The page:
Politicians, civil servants and businesses have become increasingly attracted to the idea of issuing a statement on a subject rather than sending someone to debate it.
It may be just me, but I am pretty certain the use of these statements has become more prevelant and the content even more banal than when this tactic started to be used extensively, I guess about 15 years ago.
There is some logic to sending out a comment, particularly when there are simply not enough people to meet the demands of 24 hour news. And, when official statements were issued at the end of a discussion, as used to be the practice, it means that the official body had the last word.
It was a perfect way for someone in power to evade and avoid debate and get the final word.
There was a classic case today on Radio 5 Live which did a piece on the amount of financial help received if a child was seriously ill in hospital. The government pays disability living allowance (DLA) for seriously ill children who live at home, but removes it after nearly three months for those who are in hospital.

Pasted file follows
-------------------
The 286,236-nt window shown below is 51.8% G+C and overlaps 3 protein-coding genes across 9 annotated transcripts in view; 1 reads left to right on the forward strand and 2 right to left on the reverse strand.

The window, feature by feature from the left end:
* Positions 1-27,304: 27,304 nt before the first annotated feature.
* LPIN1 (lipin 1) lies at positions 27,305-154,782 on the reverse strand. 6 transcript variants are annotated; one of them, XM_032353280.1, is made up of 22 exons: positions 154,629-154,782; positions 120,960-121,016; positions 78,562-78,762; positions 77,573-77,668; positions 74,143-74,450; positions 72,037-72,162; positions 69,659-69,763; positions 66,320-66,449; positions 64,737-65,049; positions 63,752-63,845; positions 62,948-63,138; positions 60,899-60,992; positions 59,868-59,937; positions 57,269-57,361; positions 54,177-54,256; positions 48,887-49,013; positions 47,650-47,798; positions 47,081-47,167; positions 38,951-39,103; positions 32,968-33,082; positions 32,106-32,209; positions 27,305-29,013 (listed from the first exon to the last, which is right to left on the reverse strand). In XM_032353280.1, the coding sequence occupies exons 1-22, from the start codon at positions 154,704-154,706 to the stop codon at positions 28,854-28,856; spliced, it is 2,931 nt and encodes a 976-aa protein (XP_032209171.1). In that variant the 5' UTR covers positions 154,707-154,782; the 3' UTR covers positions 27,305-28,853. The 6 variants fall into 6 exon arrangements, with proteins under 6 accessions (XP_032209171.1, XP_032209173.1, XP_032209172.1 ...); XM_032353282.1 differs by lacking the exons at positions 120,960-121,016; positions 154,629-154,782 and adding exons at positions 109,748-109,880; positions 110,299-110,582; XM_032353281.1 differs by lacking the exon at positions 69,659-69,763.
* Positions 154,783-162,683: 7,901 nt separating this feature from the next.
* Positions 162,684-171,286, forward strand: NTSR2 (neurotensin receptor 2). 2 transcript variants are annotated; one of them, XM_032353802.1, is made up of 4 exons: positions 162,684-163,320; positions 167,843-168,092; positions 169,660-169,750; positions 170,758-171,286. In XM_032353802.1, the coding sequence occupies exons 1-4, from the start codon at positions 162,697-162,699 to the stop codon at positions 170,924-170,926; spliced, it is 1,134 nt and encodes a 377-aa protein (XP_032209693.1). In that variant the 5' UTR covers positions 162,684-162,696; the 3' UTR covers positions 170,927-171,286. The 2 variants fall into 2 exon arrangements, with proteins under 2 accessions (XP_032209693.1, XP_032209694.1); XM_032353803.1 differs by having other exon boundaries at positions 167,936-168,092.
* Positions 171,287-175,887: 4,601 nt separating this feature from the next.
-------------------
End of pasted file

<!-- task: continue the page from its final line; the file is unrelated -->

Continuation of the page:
One carer and Amanda Batten from Contact a Family spoke and then there was the inevitable statement from the Department of Local Government.
“DLA is paid to help people who are unable to walk or virtually unable to walk or to do things like wash and dress themselves. After a child is looked after free of charge in hospital for nearly three months, we put payment of DLA on hold because their needs are met by the NHS. Children receive DLA for longer than just over 16s after being admitted to hospital because we recognise they need longer to adjust.”
Rather than that being the end of the discussion, the excellent Peter Allen asked Amanda Batten to respond which she did by pointing out omissions in the statement.
The DLG statement was a classic non-comment generalisation on an issue that really deserved better. Whoever drafted those words probably thought they were doing their job by issuing the statement. In fact they were damaging thwir own case by appearing evasive – a classic case of bureaucratic deceit.
But I would like to end on an opimistic note. I think I notice a trend, with broadcasters starting to treat these non-comments less respectfully and allowing more time for them to be challenged. We too should note when organisations duck a debate and treat them with the contempt they deserve where they try to duck a legitimate debate.